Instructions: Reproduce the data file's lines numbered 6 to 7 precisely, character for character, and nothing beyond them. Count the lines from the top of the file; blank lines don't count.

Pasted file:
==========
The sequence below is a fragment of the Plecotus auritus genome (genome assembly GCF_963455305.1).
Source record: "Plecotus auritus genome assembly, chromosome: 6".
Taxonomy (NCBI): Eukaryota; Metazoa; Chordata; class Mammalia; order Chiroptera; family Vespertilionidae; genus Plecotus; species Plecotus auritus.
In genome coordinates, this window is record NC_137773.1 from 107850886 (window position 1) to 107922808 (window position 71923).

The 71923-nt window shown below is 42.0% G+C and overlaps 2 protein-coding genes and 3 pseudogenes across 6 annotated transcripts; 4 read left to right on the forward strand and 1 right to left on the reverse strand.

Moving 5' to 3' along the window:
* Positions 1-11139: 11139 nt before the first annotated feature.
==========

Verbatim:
Moving 5' to 3' along the window:
* Positions 1-11139: 11139 nt before the first annotated feature.